If the Medici Had Not Intervened, Galileo “Would Have Been Killed”

(p. D7) The Franklin Institute and its aspiring blockbuster, “Galileo, the Medici & the Age of Astronomy,” are something of an odd couple — a circumstance explained, like so much else, by history.
. . .

Meanwhile, the exhibition leaves provocative questions — about the nexus of church and state, as well as science and faith — unanswered. If Galileo was still a court favorite, and science was so revered in Florence, why weren’t the powerful dukes able to prevent his 1633 trial, heresy conviction, and sentence of house arrest?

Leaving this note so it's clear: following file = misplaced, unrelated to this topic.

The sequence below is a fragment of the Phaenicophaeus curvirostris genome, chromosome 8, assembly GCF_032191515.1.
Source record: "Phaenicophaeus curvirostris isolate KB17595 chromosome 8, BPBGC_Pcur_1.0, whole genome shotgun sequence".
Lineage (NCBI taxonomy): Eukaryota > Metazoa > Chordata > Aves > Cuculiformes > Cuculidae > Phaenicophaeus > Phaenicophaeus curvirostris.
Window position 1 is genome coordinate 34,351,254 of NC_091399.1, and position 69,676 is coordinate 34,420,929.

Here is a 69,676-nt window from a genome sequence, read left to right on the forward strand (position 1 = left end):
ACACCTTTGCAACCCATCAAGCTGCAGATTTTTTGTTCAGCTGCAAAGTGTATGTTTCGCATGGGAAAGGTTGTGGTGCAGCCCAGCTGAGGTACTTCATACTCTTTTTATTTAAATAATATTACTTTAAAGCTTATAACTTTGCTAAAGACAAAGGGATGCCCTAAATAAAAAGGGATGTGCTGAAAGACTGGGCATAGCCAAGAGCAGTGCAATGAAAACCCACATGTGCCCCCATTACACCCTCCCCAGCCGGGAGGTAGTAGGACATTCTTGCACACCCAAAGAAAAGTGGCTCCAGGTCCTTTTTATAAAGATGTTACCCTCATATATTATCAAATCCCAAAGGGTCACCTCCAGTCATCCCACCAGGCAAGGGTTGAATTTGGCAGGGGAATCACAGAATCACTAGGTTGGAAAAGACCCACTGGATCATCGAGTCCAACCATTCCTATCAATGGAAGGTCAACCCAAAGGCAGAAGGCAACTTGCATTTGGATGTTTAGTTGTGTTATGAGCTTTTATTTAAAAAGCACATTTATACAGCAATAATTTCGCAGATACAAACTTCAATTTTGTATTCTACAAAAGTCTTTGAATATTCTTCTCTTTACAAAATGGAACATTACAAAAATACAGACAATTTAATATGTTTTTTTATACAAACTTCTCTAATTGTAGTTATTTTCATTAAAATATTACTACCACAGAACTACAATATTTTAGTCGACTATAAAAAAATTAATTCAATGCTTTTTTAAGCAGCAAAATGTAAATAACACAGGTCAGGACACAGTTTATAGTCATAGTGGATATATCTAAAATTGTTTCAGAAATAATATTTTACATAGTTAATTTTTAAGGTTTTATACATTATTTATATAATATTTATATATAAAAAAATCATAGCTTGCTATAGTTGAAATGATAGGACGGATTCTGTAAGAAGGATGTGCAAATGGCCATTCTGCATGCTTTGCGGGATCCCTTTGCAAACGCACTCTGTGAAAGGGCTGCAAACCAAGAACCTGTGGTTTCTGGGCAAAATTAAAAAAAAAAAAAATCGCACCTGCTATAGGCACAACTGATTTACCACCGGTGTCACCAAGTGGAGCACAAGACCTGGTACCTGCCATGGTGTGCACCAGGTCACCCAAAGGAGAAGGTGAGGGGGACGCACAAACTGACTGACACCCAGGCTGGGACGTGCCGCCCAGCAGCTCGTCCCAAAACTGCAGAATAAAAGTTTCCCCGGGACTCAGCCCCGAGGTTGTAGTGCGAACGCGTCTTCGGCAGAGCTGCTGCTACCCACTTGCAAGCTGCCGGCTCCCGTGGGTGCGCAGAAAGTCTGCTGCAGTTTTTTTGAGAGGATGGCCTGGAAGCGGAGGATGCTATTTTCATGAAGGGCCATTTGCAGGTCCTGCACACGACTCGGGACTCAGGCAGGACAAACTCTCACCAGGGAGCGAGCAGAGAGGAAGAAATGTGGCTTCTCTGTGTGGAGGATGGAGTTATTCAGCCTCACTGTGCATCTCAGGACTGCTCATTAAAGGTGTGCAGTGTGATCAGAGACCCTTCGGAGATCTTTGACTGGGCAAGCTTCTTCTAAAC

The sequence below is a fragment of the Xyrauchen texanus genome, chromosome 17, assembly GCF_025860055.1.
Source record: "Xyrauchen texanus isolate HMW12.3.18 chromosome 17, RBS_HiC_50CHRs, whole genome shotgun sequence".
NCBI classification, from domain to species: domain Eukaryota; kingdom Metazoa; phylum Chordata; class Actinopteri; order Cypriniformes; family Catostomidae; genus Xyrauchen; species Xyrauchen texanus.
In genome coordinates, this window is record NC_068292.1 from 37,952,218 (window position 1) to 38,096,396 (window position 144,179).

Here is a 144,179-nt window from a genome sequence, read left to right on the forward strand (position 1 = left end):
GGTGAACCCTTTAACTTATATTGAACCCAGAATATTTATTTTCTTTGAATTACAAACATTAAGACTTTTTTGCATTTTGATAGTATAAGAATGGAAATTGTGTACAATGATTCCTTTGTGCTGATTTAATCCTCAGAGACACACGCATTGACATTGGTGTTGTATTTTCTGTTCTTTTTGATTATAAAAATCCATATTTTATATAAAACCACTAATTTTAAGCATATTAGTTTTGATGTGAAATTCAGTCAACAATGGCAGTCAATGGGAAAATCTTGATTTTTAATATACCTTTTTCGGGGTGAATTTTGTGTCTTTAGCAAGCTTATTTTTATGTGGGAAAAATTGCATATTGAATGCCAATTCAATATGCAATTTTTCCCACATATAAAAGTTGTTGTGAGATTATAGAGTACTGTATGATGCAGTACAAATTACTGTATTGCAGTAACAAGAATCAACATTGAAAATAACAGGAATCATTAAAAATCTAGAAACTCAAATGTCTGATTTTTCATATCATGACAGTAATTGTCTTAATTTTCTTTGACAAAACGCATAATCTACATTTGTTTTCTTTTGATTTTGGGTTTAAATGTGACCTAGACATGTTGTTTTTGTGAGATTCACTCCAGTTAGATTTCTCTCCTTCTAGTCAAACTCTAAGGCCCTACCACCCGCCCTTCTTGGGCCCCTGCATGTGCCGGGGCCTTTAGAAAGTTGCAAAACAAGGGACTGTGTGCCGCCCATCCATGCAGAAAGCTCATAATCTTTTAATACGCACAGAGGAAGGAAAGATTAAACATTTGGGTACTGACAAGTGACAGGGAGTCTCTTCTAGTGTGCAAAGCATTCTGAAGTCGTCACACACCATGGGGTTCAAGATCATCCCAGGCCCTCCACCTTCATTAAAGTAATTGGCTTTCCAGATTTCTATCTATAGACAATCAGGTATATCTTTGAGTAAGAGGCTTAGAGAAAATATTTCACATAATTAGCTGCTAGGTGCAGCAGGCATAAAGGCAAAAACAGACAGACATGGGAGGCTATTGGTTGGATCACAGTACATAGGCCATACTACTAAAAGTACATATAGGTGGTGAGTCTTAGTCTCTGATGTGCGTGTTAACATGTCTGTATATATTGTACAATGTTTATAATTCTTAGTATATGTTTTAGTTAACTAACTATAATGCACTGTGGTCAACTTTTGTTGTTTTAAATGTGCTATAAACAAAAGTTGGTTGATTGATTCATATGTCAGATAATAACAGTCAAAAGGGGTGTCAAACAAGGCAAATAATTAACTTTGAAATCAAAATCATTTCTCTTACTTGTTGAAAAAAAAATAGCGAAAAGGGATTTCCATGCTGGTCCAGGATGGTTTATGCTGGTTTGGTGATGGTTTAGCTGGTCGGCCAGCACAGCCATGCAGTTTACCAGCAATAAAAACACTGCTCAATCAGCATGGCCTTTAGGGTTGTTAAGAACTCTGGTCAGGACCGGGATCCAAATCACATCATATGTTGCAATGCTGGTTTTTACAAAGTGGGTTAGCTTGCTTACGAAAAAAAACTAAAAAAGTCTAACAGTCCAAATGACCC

Galileo’s patrons did, in fact, intervene on his behalf, Filippo Camerota, vice director of the Institute and Museum for the History of Science and one of the exhibition curators, said in an interview. “If the Medici were not there,” Mr. Camerota said, “he would have been killed.” Good to know.

For the full commentary, see:
JULIA M. KLEIN. “Exhibition; What Galileo Saw.” Wall Street Journal (Tues., APRIL 28, 2009): D7.
(Note: ellipsis added.)

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